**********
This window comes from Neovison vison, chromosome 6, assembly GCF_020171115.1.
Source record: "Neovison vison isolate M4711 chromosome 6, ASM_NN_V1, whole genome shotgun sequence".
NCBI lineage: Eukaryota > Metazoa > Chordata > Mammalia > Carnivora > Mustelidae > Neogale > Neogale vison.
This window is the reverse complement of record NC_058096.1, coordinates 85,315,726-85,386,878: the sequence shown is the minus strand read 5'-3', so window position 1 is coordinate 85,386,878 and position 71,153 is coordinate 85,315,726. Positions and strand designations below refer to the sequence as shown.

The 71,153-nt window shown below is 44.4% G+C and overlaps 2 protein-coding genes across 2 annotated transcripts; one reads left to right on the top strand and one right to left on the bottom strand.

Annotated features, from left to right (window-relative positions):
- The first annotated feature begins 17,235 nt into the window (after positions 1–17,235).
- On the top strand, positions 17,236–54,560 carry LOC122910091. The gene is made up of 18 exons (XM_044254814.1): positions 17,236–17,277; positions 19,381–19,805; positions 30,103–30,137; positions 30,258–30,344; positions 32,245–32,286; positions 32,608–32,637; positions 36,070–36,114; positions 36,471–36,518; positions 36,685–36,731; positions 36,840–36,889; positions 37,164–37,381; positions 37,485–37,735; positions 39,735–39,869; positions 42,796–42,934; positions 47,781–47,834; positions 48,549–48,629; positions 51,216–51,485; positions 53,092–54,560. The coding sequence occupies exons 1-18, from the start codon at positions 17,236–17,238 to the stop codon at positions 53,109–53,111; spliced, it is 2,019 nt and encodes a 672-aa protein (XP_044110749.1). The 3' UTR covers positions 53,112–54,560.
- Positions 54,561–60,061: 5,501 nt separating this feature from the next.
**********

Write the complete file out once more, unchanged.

This window comes from Neovison vison, chromosome 6, assembly GCF_020171115.1.
Source record: "Neovison vison isolate M4711 chromosome 6, ASM_NN_V1, whole genome shotgun sequence".
NCBI lineage: Eukaryota > Metazoa > Chordata > Mammalia > Carnivora > Mustelidae > Neogale > Neogale vison.
This window is the reverse complement of record NC_058096.1, coordinates 85,315,726-85,386,878: the sequence shown is the minus strand read 5'-3', so window position 1 is coordinate 85,386,878 and position 71,153 is coordinate 85,315,726. Positions and strand designations below refer to the sequence as shown.

The 71,153-nt window shown below is 44.4% G+C and overlaps 2 protein-coding genes across 2 annotated transcripts; one reads left to right on the top strand and one right to left on the bottom strand.

Annotated features, from left to right (window-relative positions):
- The first annotated feature begins 17,235 nt into the window (after positions 1–17,235).
- On the top strand, positions 17,236–54,560 carry LOC122910091. The gene is made up of 18 exons (XM_044254814.1): positions 17,236–17,277; positions 19,381–19,805; positions 30,103–30,137; positions 30,258–30,344; positions 32,245–32,286; positions 32,608–32,637; positions 36,070–36,114; positions 36,471–36,518; positions 36,685–36,731; positions 36,840–36,889; positions 37,164–37,381; positions 37,485–37,735; positions 39,735–39,869; positions 42,796–42,934; positions 47,781–47,834; positions 48,549–48,629; positions 51,216–51,485; positions 53,092–54,560. The coding sequence occupies exons 1-18, from the start codon at positions 17,236–17,238 to the stop codon at positions 53,109–53,111; spliced, it is 2,019 nt and encodes a 672-aa protein (XP_044110749.1). The 3' UTR covers positions 53,112–54,560.
- Positions 54,561–60,061: 5,501 nt separating this feature from the next.